Several sources suggest 70% or so of Stock Market (S&P 500) gains are from Dividend payments (according to several sources, below) But dividend payments average for the S&P 500 have been about 1.9 to 3% for the last 30 years. But total return is around 9.5%. That suggests that Dividends are about 1/3 of gains.
Kevin O'leary (of Shark Tank fame) claims that 70% of stock market gains are from Dividends (in this
The article from Seeking Alpha supports this.
BUT... the historic return on the S&P500 is about 9%. And Dividends tend to be about 2% (average for the S&P500). That would be 2/9th or <20% of S&P500 gains.
I'm trying to verify that.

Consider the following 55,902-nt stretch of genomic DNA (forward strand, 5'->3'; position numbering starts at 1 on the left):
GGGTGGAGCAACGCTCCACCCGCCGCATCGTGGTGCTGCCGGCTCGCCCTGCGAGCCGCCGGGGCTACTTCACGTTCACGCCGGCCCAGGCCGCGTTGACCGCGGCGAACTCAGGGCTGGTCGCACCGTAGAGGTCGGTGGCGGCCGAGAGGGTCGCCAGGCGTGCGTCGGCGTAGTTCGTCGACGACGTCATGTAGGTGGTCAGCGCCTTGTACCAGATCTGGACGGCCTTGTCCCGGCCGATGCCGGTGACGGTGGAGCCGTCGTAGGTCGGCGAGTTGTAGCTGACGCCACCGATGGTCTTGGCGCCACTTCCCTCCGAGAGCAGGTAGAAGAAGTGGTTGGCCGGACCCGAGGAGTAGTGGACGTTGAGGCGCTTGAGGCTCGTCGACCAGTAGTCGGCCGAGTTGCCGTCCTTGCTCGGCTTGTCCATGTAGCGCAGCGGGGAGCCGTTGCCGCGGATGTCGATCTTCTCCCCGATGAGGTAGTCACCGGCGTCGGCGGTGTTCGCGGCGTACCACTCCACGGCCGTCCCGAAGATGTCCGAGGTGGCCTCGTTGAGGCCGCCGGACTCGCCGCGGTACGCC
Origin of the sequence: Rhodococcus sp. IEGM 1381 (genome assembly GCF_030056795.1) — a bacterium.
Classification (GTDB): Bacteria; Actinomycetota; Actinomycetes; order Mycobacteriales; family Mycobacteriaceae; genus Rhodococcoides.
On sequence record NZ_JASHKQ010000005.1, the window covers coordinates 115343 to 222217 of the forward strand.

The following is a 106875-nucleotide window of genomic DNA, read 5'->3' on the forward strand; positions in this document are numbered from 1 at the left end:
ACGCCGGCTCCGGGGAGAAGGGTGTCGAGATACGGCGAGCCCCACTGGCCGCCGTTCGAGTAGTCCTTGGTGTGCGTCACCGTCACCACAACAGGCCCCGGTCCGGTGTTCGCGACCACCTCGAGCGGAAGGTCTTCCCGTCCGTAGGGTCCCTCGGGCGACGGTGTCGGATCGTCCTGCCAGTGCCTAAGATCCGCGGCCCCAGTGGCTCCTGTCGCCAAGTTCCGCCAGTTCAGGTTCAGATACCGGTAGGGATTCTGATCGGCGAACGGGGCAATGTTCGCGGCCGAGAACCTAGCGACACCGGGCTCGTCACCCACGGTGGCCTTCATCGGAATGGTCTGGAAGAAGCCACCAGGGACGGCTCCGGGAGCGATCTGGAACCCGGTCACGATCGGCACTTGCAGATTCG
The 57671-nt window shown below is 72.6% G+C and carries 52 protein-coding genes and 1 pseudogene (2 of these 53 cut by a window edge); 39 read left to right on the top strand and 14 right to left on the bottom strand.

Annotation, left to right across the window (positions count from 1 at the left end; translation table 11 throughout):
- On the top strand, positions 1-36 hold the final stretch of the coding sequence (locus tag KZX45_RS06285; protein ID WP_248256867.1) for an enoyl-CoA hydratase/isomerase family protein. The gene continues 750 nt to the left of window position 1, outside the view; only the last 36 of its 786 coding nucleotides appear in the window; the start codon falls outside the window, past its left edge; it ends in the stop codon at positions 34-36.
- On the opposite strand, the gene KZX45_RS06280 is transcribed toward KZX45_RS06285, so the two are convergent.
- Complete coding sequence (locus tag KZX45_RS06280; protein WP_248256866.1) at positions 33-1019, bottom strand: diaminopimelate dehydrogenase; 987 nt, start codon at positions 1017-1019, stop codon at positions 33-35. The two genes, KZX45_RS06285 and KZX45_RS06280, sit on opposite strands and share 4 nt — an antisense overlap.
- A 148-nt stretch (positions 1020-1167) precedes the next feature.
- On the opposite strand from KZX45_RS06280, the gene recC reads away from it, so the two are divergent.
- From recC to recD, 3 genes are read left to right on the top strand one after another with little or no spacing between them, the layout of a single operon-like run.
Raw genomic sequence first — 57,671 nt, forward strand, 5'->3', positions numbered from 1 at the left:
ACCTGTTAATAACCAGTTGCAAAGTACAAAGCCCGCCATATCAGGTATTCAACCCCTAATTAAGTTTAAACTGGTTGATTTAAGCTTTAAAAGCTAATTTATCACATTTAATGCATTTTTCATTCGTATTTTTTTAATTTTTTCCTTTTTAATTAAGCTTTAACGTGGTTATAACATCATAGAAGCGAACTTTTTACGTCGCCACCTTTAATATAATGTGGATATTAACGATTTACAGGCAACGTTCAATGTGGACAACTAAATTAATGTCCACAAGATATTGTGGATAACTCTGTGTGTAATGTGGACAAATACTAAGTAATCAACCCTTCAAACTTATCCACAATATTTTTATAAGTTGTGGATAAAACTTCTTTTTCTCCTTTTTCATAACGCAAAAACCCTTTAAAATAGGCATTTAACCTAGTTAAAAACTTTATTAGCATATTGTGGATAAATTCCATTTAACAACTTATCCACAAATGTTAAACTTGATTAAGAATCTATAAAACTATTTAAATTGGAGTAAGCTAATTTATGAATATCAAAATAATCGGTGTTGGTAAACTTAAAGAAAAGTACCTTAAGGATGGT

During the 90 years between 1871 and 1960, the S&P 500 annual dividend yield never fell below 3%. In fact, annual dividends reached above 5% during 45 separate years over the period. Of the 30 years after 1960, only five saw yields below 3%. The sharp change in S&P 500 dividend yield traces back to the early to mid-1990s. For example, the average dividend yield between 1970 and 1990 was 4.03%. It declined to 1.90% between 1991 and 2007. After a brief climb to 3.11% during the peak of the Great Recession of 2008, the annual S&P 500 dividend yield averaged just 1.97% between 2009 and 2019.